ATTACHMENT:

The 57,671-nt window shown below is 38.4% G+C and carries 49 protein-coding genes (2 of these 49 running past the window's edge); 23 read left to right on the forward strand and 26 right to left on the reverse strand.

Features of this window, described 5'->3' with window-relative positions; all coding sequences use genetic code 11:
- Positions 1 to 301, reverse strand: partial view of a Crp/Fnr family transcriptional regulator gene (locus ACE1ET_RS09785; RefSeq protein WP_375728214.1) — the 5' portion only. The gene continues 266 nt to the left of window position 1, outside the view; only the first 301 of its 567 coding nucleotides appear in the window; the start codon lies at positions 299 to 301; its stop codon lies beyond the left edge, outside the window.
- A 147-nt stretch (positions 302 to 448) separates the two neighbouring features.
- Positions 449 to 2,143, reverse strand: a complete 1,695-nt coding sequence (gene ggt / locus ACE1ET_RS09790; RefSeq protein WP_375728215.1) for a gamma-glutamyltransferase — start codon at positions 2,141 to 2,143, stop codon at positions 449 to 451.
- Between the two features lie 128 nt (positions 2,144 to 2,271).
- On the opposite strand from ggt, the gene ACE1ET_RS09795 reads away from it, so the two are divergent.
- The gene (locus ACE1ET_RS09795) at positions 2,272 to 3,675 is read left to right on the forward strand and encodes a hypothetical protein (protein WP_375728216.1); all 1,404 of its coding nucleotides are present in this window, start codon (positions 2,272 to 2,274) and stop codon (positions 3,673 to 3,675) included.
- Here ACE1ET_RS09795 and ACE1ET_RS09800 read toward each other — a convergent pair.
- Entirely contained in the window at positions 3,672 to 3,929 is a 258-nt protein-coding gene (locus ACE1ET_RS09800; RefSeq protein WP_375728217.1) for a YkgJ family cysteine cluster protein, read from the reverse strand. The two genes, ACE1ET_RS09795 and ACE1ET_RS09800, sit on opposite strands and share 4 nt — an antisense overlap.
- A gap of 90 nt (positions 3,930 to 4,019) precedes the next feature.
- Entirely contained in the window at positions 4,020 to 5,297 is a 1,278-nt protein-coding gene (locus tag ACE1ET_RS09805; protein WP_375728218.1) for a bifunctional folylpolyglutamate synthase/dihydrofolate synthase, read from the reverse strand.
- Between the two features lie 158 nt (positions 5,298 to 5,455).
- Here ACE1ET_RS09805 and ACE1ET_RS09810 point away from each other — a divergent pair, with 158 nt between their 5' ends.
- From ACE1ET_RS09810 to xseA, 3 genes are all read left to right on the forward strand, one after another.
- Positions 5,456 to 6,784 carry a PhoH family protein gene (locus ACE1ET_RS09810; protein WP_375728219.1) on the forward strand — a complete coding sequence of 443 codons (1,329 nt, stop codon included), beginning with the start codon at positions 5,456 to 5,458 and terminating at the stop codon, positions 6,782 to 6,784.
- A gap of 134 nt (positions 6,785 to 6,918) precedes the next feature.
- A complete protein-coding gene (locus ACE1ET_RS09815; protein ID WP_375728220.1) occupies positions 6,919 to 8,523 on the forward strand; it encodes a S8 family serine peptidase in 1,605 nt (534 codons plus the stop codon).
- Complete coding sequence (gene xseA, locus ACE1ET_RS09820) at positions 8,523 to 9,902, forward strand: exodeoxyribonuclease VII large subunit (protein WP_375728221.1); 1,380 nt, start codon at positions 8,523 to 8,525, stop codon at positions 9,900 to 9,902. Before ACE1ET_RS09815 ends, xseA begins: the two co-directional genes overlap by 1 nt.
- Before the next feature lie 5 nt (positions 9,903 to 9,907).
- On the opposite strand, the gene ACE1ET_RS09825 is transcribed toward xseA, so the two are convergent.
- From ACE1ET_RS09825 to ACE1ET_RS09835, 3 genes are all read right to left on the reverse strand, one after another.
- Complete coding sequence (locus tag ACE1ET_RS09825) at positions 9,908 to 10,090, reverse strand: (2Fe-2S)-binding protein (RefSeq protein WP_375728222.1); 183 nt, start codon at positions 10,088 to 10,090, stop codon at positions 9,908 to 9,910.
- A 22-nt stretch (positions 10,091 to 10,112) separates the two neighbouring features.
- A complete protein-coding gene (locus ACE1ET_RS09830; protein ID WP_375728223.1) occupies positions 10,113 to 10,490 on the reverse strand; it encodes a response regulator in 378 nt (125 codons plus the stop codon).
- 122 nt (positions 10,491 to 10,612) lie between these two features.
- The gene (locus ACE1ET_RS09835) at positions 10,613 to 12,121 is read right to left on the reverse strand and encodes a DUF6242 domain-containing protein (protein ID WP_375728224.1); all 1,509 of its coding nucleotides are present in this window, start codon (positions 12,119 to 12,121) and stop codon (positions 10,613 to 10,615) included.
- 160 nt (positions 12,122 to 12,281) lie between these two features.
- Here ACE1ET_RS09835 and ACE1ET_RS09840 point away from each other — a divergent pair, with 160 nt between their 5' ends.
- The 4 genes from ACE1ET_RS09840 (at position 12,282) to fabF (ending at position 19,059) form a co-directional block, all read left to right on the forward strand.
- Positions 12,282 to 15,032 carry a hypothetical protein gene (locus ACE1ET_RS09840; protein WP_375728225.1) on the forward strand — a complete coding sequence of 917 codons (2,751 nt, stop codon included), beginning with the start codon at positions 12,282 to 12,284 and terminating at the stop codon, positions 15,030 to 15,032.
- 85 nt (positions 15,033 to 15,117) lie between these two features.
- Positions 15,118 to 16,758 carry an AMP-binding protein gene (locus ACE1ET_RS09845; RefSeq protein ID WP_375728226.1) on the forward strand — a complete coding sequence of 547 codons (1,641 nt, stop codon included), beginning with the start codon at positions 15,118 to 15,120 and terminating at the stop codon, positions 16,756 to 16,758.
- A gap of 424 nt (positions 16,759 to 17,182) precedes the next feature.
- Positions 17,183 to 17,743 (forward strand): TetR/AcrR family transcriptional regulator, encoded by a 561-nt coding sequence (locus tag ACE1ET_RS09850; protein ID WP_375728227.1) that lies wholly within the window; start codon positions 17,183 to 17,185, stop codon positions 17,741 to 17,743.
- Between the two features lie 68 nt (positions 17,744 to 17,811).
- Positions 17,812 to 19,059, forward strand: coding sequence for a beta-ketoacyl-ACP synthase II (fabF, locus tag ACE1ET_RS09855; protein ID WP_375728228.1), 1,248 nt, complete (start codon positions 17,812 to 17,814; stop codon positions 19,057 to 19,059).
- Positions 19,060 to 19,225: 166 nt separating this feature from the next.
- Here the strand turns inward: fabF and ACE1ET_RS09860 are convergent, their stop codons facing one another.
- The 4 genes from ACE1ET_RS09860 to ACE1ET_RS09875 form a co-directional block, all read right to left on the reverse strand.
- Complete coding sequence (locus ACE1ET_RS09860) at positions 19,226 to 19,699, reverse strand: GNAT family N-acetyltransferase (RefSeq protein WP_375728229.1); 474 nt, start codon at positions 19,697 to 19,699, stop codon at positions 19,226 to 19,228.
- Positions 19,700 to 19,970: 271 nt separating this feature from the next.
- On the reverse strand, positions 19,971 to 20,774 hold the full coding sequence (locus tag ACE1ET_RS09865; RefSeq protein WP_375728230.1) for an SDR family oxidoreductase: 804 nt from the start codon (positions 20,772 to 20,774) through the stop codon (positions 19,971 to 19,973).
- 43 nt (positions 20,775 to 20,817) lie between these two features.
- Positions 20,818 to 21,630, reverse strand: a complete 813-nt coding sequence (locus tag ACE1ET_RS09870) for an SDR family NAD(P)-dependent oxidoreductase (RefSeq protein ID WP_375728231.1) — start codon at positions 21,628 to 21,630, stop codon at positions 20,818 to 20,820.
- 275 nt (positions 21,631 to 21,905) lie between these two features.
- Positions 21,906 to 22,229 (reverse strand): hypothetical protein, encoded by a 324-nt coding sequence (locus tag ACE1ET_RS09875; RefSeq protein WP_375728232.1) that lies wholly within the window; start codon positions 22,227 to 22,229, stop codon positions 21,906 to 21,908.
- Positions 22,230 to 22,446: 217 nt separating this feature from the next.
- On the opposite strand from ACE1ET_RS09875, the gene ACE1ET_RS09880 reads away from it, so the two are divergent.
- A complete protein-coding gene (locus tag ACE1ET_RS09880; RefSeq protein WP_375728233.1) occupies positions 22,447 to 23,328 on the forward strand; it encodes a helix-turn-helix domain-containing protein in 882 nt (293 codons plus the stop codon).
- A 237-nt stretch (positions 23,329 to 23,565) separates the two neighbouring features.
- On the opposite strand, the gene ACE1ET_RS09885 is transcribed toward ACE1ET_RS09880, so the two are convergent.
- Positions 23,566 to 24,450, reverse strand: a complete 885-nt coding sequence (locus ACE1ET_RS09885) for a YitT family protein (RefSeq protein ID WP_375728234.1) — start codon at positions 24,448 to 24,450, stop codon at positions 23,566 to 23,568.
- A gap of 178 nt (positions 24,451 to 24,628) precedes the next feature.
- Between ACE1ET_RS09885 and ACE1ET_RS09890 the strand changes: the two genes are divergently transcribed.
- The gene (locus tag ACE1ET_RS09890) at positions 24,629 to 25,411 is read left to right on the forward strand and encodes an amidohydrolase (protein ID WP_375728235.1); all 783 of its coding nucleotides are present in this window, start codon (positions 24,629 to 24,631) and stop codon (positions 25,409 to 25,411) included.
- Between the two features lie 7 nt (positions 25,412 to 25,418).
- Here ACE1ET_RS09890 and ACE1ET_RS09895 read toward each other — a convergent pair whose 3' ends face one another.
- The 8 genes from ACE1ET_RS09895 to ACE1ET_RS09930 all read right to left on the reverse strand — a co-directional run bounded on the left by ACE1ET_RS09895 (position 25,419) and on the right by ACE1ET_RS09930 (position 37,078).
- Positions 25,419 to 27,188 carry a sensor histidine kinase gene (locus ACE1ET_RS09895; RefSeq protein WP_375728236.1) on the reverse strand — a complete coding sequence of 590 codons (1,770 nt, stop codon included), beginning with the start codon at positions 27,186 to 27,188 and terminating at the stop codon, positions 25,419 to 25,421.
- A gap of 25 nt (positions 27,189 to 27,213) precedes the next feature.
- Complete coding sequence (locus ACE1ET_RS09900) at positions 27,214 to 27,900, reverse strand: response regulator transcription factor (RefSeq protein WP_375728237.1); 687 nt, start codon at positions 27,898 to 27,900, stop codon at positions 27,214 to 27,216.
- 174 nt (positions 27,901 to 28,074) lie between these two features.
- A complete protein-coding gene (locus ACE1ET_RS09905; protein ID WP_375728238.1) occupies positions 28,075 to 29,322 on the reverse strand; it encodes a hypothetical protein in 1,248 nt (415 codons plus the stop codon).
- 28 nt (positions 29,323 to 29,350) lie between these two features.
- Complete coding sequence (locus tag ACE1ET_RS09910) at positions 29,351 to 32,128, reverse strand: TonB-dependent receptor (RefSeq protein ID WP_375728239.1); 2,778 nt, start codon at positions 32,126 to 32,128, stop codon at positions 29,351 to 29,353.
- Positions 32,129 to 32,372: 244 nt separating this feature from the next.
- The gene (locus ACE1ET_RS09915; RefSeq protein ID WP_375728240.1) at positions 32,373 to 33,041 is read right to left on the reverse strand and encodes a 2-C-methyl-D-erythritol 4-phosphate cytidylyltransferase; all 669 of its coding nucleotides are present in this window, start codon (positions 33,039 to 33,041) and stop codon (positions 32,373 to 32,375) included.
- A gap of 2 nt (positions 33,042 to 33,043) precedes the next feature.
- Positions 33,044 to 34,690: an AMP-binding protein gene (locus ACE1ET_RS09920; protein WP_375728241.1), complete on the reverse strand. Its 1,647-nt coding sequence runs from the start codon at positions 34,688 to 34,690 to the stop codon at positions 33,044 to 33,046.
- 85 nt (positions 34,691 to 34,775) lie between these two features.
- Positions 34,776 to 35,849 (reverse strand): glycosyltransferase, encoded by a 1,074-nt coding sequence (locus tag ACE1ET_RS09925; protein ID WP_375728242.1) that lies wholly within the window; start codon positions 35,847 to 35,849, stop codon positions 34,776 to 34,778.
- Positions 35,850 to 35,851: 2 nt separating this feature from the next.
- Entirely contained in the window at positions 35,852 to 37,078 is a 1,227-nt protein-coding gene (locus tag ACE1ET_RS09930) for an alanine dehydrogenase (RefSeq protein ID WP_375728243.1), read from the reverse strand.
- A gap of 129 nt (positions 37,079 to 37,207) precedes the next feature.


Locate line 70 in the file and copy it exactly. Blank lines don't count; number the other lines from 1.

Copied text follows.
- Positions 33,044 to 34,690: an AMP-binding protein gene (locus ACE1ET_RS09920; protein WP_375728241.1), complete on the reverse strand. Its 1,647-nt coding sequence runs from the start codon at positions 34,688 to 34,690 to the stop codon at positions 33,044 to 33,046.